10 robots that are changing the world


Whether they’re taking our jobs, acting as our own personal butlers or planning mankind’s ultimate robopocalypse downfall, we’ve been obsessed robots for centuries. From clockwork automatons to cutting edge androids, we’ve been trekking the Uncanny Valley for around 500 years now.

It’s a journey that’s excellently explored in the new Robots exhibit at London’s Science Museum. It’s a fascinating look at an increasingly-automated world, one that promises personal convenience and a precision workforce the likes of which has never been seen before, while simultaneously questioning the very nature of our existence.

As showcased at the exhibit, here’s a look at ten groundbreaking robots that are set to alter the way we live, work and love. Pop on some Kraftwerk and take a glimpse at your future mechanized mates, as we kick off with…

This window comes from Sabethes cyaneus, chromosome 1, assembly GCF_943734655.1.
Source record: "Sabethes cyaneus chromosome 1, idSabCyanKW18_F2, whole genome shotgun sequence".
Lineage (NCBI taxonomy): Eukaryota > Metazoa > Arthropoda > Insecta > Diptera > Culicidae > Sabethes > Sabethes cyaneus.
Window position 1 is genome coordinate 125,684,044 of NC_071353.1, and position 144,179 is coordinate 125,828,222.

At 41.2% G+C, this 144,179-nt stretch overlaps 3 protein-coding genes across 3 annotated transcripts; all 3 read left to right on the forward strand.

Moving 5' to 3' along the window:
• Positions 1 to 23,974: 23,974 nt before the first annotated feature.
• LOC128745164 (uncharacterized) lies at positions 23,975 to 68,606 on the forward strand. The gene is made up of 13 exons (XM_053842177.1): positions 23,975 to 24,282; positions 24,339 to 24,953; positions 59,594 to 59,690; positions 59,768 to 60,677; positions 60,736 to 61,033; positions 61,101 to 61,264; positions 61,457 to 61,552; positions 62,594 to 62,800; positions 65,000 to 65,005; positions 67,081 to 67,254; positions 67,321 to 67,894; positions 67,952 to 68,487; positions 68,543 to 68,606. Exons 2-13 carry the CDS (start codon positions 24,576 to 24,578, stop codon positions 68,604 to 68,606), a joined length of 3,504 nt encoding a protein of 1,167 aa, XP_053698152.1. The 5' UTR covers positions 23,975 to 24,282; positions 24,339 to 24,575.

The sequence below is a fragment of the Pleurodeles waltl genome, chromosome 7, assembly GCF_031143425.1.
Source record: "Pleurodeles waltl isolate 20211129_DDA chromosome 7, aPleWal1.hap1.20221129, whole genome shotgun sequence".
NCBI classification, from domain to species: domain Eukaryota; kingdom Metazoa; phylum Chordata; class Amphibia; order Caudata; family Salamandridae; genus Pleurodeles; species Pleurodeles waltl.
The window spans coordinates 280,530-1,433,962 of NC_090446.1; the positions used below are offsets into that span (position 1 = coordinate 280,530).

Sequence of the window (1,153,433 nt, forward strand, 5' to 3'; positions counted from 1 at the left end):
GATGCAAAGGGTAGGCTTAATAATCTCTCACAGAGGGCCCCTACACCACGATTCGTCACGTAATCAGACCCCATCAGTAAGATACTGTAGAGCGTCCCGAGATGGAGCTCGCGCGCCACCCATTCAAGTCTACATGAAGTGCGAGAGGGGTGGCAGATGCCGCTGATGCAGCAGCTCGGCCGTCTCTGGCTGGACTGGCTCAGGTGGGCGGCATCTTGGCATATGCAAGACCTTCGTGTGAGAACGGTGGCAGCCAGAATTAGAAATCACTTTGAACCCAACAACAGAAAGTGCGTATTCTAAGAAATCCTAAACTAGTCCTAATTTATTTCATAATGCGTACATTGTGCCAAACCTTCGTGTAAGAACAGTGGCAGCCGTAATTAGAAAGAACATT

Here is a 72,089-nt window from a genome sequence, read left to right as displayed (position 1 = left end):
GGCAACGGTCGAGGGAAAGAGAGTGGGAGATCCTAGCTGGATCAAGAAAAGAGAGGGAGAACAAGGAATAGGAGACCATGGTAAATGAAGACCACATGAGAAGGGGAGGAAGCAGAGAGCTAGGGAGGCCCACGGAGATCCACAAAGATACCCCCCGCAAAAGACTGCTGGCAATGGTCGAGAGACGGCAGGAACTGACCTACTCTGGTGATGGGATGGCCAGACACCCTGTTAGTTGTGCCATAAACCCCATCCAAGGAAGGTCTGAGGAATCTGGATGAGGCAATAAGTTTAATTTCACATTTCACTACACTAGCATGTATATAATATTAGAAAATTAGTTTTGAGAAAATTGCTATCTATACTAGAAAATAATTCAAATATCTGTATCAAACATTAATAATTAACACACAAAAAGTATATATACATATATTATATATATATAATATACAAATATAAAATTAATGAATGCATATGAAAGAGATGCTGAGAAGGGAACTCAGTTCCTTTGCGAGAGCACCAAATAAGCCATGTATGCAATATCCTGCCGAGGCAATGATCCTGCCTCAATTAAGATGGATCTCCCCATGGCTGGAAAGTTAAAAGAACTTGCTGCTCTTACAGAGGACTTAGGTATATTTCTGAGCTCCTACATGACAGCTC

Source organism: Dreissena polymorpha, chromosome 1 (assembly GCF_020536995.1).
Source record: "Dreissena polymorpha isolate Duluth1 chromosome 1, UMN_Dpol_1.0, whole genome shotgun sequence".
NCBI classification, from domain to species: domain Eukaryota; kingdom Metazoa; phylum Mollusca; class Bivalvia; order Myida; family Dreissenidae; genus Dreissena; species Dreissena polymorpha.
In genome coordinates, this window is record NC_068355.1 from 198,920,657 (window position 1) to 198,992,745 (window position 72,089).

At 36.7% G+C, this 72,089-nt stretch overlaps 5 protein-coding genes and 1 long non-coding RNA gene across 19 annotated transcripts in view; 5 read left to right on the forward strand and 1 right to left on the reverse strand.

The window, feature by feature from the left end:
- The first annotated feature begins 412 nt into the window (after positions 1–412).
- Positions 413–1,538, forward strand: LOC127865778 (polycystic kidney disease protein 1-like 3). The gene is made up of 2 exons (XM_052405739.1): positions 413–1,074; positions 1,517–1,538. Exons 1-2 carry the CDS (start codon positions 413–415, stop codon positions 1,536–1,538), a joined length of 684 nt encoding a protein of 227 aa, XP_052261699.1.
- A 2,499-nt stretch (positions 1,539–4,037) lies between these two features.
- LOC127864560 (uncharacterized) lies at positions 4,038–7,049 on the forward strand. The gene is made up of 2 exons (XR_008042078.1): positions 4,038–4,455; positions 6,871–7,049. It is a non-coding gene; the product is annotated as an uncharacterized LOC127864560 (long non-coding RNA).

Inkha (pictured above)

  • Robotic receptionist
  • Matthew Walker, 2002

Built by Matthew Walker in 2002, Inkha is a reactive robotic receptionist which would engage visitors of King’s College London, responding to questions offered up through a connected touchscreen. A proof of concept that there’s potential to automate even public-facing roles, Walker even instilled a spot of personality into Inkha, using its camera to help it dish out fashion advice, and act bored whilst waiting for someone to interact with it. Just like a real receptionist, then!


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